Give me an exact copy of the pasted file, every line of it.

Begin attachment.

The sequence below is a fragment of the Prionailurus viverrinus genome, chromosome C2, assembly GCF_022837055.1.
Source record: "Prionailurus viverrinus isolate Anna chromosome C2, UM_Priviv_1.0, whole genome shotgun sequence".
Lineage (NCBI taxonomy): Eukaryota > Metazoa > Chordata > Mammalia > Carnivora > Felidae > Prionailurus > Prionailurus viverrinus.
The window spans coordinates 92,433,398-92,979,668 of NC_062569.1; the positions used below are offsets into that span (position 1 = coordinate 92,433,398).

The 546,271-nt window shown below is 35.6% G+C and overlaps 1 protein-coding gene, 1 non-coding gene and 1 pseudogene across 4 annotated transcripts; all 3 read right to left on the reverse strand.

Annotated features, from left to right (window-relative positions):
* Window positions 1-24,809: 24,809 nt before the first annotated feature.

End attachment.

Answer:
The sequence below is a fragment of the Prionailurus viverrinus genome, chromosome C2, assembly GCF_022837055.1.
Source record: "Prionailurus viverrinus isolate Anna chromosome C2, UM_Priviv_1.0, whole genome shotgun sequence".
Lineage (NCBI taxonomy): Eukaryota > Metazoa > Chordata > Mammalia > Carnivora > Felidae > Prionailurus > Prionailurus viverrinus.
The window spans coordinates 92,433,398-92,979,668 of NC_062569.1; the positions used below are offsets into that span (position 1 = coordinate 92,433,398).

The 546,271-nt window shown below is 35.6% G+C and overlaps 1 protein-coding gene, 1 non-coding gene and 1 pseudogene across 4 annotated transcripts; all 3 read right to left on the reverse strand.

Annotated features, from left to right (window-relative positions):
* Window positions 1-24,809: 24,809 nt before the first annotated feature.